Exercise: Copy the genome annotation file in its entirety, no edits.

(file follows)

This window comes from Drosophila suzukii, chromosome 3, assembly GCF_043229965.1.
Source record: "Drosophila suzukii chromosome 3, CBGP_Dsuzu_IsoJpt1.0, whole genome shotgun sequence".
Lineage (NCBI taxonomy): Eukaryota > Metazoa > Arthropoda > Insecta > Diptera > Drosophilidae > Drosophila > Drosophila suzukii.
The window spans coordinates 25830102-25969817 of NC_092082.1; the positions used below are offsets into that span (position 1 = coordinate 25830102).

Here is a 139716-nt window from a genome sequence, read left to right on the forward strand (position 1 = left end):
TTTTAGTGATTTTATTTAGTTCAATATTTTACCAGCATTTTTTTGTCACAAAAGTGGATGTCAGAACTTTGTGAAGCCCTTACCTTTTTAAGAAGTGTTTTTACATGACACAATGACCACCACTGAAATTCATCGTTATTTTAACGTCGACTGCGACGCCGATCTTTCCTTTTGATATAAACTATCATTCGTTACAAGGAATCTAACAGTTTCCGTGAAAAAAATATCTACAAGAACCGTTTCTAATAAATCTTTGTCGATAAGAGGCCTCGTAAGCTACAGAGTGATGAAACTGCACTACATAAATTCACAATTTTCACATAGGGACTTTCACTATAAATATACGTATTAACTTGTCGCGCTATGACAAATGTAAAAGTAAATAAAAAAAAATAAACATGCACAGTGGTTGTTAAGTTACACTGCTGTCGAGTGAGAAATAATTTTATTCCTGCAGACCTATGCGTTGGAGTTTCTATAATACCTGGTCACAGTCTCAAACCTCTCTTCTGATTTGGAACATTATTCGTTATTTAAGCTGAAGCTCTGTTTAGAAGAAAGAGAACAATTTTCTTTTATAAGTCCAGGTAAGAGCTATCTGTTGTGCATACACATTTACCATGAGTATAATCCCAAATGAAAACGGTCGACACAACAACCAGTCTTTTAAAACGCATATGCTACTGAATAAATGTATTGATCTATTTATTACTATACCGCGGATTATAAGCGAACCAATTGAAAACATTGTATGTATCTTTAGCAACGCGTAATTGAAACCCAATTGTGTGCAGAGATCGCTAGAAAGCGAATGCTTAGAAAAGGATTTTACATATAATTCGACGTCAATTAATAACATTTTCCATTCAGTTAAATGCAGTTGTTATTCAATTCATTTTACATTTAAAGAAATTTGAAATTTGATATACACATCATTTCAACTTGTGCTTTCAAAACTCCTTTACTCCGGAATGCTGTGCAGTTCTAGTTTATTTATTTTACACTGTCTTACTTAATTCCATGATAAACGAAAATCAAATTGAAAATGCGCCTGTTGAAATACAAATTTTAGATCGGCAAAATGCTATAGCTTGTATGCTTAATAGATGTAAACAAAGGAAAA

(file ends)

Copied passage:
This window comes from Drosophila suzukii, chromosome 3, assembly GCF_043229965.1.
Source record: "Drosophila suzukii chromosome 3, CBGP_Dsuzu_IsoJpt1.0, whole genome shotgun sequence".
Lineage (NCBI taxonomy): Eukaryota > Metazoa > Arthropoda > Insecta > Diptera > Drosophilidae > Drosophila > Drosophila suzukii.
The window spans coordinates 25830102-25969817 of NC_092082.1; the positions used below are offsets into that span (position 1 = coordinate 25830102).

Here is a 139716-nt window from a genome sequence, read left to right on the forward strand (position 1 = left end):
TTTTAGTGATTTTATTTAGTTCAATATTTTACCAGCATTTTTTTGTCACAAAAGTGGATGTCAGAACTTTGTGAAGCCCTTACCTTTTTAAGAAGTGTTTTTACATGACACAATGACCACCACTGAAATTCATCGTTATTTTAACGTCGACTGCGACGCCGATCTTTCCTTTTGATATAAACTATCATTCGTTACAAGGAATCTAACAGTTTCCGTGAAAAAAATATCTACAAGAACCGTTTCTAATAAATCTTTGTCGATAAGAGGCCTCGTAAGCTACAGAGTGATGAAACTGCACTACATAAATTCACAATTTTCACATAGGGACTTTCACTATAAATATACGTATTAACTTGTCGCGCTATGACAAATGTAAAAGTAAATAAAAAAAAATAAACATGCACAGTGGTTGTTAAGTTACACTGCTGTCGAGTGAGAAATAATTTTATTCCTGCAGACCTATGCGTTGGAGTTTCTATAATACCTGGTCACAGTCTCAAACCTCTCTTCTGATTTGGAACATTATTCGTTATTTAAGCTGAAGCTCTGTTTAGAAGAAAGAGAACAATTTTCTTTTATAAGTCCAGGTAAGAGCTATCTGTTGTGCATACACATTTACCATGAGTATAATCCCAAATGAAAACGGTCGACACAACAACCAGTCTTTTAAAACGCATATGCTACTGAATAAATGTATTGATCTATTTATTACTATACCGCGGATTATAAGCGAACCAATTGAAAACATTGTATGTATCTTTAGCAACGCGTAATTGAAACCCAATTGTGTGCAGAGATCGCTAGAAAGCGAATGCTTAGAAAAGGATTTTACATATAATTCGACGTCAATTAATAACATTTTCCATTCAGTTAAATGCAGTTGTTATTCAATTCATTTTACATTTAAAGAAATTTGAAATTTGATATACACATCATTTCAACTTGTGCTTTCAAAACTCCTTTACTCCGGAATGCTGTGCAGTTCTAGTTTATTTATTTTACACTGTCTTACTTAATTCCATGATAAACGAAAATCAAATTGAAAATGCGCCTGTTGAAATACAAATTTTAGATCGGCAAAATGCTATAGCTTGTATGCTTAATAGATGTAAACAAAGGAAAA